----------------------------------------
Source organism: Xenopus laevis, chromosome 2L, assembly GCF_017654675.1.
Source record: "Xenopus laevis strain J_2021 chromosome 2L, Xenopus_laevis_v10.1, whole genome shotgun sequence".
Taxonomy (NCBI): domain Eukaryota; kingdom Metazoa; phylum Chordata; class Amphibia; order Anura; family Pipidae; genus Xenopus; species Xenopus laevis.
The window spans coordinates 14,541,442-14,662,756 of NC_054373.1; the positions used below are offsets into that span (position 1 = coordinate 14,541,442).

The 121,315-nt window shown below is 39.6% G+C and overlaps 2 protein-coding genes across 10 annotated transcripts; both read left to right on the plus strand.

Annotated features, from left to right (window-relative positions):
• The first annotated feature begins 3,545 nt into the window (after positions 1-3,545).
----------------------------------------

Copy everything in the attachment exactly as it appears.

Source organism: Xenopus laevis, chromosome 2L, assembly GCF_017654675.1.
Source record: "Xenopus laevis strain J_2021 chromosome 2L, Xenopus_laevis_v10.1, whole genome shotgun sequence".
Taxonomy (NCBI): domain Eukaryota; kingdom Metazoa; phylum Chordata; class Amphibia; order Anura; family Pipidae; genus Xenopus; species Xenopus laevis.
The window spans coordinates 14,541,442-14,662,756 of NC_054373.1; the positions used below are offsets into that span (position 1 = coordinate 14,541,442).

The 121,315-nt window shown below is 39.6% G+C and overlaps 2 protein-coding genes across 10 annotated transcripts; both read left to right on the plus strand.

Annotated features, from left to right (window-relative positions):
• The first annotated feature begins 3,545 nt into the window (after positions 1-3,545).